More and more couples are choosing to make both pre and post marital type agreements. People wishing to make these types of agreements will often have different reasons for doing so. They may require an agreement because they want to try and protect inherited, family or pre acquired assets for example company shares, a divorce settlement, a compensation payment for medical negligence etc.
Insofar as the lawyer is concerned there are certain aspects of the advice to the client which are of fundamental importance. Initially, it is important to advise a client that certain safeguards are recommended. For example financial disclosure, the need for each party to have independent legal advice, there to be no evidence of undue pressure and whether or not the provision contained within the agreement meets the needs of both parties. It is important that the agreement should contain provision for any children either born or yet to be born. It is also important that clients are aware of the limitations of marital agreements. They are not automatically enforceable in England and Wales as the law stands. They are increasingly being upheld by the Court and there has been a considerable amount of case law involving these types of agreements.
The landmark case is the case of Radmacher v Granatino which was decided in 2010 by the Supreme Court. As a result of this case, it was clearly established that contrary to the previous cases whereby pre nuptial agreements were considered to be against public policy they were now to be given effect so long as they were entered into by both parties freely and with full appreciation of their consequences.
As recently as 2016 there have been two further important cases involving pre nup agreements. In the case of H v H in 2016 where the parties had entered into a pre nuptial agreement and then married and then separated 12 weeks after marriage, the Court found that the pre nuptial agreement had not been entered into at the last minute by parties who had no real idea of what it meant and in this case the pre nuptial agreement was upheld and there was to be no further additional financial provision for the wife in this case. However, in the case of DB v PB in the same year whilst the Court acknowledged that the parties had consensually entered into the pre nup agreements and that there was no fraud, misrepresentation or undue pressure which would set the agreement aside. The Court acknowledged that there was still unfairness and the Court should take the approach of alleviating the unfairness and where assets were available to meet the wife’s needs, in this case, the Court went ahead and made the appropriate orders.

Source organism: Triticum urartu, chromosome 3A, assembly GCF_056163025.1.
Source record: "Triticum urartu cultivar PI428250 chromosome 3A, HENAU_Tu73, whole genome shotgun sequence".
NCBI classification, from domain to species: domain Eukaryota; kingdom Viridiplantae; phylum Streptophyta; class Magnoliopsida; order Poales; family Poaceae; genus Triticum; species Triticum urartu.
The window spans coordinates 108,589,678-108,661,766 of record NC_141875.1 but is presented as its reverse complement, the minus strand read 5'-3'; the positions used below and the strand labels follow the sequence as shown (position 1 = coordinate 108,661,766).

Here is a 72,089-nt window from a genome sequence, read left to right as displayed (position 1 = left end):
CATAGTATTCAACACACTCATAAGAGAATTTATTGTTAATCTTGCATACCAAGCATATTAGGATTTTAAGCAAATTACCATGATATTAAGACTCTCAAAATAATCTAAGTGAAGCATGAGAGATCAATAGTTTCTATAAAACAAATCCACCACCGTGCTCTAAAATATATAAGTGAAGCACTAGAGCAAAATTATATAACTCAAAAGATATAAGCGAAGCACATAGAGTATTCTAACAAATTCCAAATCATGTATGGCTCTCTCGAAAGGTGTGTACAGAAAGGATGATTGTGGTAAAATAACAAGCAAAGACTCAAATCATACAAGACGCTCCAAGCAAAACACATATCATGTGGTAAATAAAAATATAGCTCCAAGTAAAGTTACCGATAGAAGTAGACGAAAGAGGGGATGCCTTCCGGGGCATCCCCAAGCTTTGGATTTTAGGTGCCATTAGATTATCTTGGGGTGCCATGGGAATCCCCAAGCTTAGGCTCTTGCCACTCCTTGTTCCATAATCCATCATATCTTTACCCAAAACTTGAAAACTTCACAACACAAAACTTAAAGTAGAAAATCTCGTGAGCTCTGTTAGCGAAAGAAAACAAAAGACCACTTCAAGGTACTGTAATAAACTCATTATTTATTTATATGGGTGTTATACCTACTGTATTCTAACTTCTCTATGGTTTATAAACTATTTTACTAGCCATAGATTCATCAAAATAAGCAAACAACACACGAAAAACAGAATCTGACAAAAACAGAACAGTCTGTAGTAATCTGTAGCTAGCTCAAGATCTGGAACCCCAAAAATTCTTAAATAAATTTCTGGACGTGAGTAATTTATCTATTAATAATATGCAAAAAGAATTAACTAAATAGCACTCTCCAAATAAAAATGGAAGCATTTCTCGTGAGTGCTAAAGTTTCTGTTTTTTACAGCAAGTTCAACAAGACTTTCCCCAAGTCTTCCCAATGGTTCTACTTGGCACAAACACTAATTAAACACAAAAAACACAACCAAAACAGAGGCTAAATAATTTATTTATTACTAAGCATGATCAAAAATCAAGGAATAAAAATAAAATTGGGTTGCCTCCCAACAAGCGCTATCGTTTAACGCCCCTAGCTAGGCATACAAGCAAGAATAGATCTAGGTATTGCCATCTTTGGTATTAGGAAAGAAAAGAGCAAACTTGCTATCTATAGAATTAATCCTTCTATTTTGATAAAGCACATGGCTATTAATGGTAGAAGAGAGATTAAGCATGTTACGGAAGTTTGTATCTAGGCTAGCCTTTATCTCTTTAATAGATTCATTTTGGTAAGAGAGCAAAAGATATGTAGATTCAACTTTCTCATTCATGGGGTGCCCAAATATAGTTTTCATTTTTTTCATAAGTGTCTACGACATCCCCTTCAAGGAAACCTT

It is important to remember that, in cases, where the marital agreement is challenged the Court will consider whether the parties are to be bound by their agreement or whether it is right and proper for the Courts to review the agreement and make further financial provision to address any unfairness which exists.
Credit to Jonathan Green